Joint staff assignments have included Division Chief, Support Agency, Reform and Assessment Division, Joint Warfare Capability Assessment Directorate; and chief of staff – executive officer for the Director of Resources, Requirements and Force Structure the Joint Staff (J9). He has also served in combatant commands as Chief of the Combat Analysis, War Gaming and Simulation Division, U.S. Special Operations Command, MacDill Air Force Base, Fla.; and Bivens currently serves as chief of staff, U.S. Southern Command, Miami, Fla.

Bivens’ military education includes Infantry Officer Basic and Advanced Courses, Army Command and Staff College, U.S. Marine Corps Command and Staff College, and the National War College. In his civilian studies, he holds an undergraduate degree in chemistry, a Master in Management and Operations Research, and a Master of National Security and Strategic Studies.

Bivens’ decorations include the Defense Superior Service Medal, Legion of Merit with Oak Leaf Cluster, Bronze Star Medal with Oak Leaf Cluster, Defense Meritorious Service Medal, Meritorious Service Medal with five Oak Leaf Clusters, Army Commendation Medal with Oak Leaf Cluster, Army Achievement Medal, Expert Infantry Badge, Parachutist Badge, Joint Chiefs of Staff Identification Badge, and Army Staff Identification Badge.

The Department of Military Science was established at SC State during 1947-48 academic year. The first graduating class in 1949 consisted of six cadets; five received Regular Army Commissions and one a Reserve Commission. Since the establishment of the ROTC Program at SC State, 2,000 students have received commissions in the U.S. Armed Forces (as of July 2007).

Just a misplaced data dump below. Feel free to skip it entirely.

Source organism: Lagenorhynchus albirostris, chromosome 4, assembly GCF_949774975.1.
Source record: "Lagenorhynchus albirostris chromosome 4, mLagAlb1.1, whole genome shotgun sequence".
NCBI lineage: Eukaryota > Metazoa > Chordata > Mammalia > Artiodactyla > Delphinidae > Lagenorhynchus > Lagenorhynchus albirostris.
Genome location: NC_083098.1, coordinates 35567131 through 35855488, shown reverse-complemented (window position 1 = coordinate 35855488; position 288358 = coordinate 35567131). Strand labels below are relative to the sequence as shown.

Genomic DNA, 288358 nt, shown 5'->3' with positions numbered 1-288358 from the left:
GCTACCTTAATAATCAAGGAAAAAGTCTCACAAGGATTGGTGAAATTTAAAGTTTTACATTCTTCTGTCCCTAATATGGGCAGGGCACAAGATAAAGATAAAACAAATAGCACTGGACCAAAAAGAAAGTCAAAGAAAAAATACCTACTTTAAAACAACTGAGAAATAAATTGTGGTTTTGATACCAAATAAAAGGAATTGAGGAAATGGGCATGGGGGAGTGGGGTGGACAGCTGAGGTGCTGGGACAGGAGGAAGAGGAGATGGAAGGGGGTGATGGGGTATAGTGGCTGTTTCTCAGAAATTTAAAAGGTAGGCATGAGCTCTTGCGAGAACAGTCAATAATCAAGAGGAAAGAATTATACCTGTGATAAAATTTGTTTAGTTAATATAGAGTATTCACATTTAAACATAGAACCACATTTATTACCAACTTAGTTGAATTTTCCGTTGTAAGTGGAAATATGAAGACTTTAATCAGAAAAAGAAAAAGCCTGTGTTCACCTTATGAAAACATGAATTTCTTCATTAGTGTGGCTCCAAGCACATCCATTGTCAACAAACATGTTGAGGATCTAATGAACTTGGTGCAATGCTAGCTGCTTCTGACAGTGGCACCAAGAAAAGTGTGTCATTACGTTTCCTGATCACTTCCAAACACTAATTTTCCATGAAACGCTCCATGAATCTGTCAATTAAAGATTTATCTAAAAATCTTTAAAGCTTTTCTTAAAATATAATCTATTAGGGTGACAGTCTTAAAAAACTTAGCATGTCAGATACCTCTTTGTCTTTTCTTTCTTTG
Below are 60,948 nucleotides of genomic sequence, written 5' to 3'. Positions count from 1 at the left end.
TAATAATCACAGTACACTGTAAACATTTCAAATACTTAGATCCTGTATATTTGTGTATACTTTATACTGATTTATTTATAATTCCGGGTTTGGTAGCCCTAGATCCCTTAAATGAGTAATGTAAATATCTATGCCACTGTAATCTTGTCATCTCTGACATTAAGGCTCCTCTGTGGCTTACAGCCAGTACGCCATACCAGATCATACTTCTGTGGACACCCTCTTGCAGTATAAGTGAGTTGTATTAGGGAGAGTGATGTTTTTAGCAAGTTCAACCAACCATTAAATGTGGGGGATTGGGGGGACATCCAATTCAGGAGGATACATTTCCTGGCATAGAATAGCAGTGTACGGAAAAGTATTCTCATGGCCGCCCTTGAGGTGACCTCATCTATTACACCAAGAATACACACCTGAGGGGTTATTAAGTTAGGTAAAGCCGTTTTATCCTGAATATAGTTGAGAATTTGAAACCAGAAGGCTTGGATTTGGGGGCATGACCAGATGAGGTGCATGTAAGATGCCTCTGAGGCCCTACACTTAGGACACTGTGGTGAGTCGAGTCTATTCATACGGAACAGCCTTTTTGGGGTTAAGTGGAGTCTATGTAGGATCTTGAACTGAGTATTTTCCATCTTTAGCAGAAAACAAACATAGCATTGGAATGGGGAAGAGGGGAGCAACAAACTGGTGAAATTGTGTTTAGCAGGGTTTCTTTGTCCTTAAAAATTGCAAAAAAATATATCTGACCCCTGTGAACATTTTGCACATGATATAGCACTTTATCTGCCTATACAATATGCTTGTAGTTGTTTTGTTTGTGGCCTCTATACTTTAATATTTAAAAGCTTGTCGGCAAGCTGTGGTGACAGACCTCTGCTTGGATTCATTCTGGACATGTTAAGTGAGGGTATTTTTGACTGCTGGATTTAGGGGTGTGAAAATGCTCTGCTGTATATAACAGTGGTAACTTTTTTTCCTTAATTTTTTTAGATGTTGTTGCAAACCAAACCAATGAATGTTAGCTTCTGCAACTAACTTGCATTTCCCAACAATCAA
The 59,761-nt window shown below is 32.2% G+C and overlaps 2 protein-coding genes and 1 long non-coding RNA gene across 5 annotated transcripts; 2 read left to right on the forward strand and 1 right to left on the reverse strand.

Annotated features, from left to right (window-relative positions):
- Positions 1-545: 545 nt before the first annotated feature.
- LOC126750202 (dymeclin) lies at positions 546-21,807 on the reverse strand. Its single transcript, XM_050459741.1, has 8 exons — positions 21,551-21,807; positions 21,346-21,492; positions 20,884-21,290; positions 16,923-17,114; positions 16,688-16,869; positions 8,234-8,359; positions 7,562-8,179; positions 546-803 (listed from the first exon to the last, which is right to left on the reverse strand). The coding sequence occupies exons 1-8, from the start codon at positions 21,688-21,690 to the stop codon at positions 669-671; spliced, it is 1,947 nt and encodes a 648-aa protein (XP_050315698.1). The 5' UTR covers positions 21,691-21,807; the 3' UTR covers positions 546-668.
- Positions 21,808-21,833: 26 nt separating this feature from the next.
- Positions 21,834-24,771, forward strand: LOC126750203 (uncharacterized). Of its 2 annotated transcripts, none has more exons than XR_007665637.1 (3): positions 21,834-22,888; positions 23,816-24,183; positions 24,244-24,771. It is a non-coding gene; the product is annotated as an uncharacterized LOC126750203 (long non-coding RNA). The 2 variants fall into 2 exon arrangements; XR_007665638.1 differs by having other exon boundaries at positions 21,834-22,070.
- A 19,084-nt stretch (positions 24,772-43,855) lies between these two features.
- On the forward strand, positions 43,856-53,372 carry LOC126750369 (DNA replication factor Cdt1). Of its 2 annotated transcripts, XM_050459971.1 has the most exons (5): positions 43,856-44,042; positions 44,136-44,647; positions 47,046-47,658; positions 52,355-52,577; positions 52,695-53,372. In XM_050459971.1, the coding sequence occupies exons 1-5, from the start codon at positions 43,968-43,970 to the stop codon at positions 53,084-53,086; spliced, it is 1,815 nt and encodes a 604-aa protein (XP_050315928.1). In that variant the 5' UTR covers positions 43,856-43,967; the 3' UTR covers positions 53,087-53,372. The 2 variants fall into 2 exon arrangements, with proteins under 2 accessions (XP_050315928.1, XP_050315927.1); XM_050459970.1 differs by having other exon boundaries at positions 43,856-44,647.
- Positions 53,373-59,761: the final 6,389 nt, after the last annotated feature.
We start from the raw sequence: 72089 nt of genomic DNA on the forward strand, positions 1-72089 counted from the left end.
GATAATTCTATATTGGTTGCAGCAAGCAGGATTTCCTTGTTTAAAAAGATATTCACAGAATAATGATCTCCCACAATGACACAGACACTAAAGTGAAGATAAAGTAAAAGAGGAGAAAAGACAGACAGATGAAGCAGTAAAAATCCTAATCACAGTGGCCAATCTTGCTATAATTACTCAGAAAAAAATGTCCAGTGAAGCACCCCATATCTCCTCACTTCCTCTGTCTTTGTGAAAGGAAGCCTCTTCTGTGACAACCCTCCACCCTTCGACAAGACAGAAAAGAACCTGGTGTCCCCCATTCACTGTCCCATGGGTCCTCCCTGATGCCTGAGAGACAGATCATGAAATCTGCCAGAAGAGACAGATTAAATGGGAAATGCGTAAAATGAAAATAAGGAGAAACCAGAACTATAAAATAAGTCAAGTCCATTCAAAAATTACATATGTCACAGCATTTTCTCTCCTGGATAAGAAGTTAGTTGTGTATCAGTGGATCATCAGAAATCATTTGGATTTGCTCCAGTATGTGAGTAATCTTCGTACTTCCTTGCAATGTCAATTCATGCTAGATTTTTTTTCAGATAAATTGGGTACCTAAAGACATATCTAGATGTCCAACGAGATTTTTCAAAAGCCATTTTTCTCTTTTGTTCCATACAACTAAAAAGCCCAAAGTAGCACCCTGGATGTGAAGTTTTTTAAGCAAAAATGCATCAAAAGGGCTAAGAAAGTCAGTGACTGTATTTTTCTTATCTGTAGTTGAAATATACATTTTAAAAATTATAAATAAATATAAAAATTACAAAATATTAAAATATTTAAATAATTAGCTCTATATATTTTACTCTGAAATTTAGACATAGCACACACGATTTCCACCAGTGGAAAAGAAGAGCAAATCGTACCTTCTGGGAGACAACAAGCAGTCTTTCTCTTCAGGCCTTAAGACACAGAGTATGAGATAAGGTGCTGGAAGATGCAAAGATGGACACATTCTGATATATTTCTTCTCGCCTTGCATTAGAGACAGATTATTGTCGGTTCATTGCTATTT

During the 1972-73 academic year, the Department of the Army initiated, on a trial basis, a five-year program of enrolling women into the ROTC program. SC State was one of ten institutions selected nationwide to participate in this program. The first female cadets graduated in 1976, and SC State has since commissioned 253 females.

To date, ten SC State Army ROTC graduates have achieved the rank of General Officer, including Brigadier General (Retired) George B. Price, ‘51; Major General (Retired) James R. Klugh, ‘53; Lieutenant General (Retired) Henry Doctor, Jr. ‘54; and Major General George F. Bowman, ‘69; (U.S. Army Reserves); Brigadier General Harold L. Mitchell, ‘72 (U.S. Marine Corps); Major General Larry Knightner, ‘72 (U.S. Army Reserves); Major General Abraham J. Turner, ’76; Brigadier General V. Nolen Bivens, ’76; and Brigadier General Frederick J. Johnson, ’76, and Brigadier General Julius J. Lawton, ‘69.

Also, Brigadier General Amos M. Gailliard, ‘51 (U.S. Army National Guard) began his distinguished military career at the SC State Army ROTC Program, and two other SC State graduates who achieved the rank of General Officer in the United States Marine Corps: Major General Arnold Fields, ’68, and Brigadier General Clifford L. Stanley, ’69.

The Bulldog Battalion, averages approximately 100 cadets, and continues to be recognized as one of the largest producers of minority officers for the Army.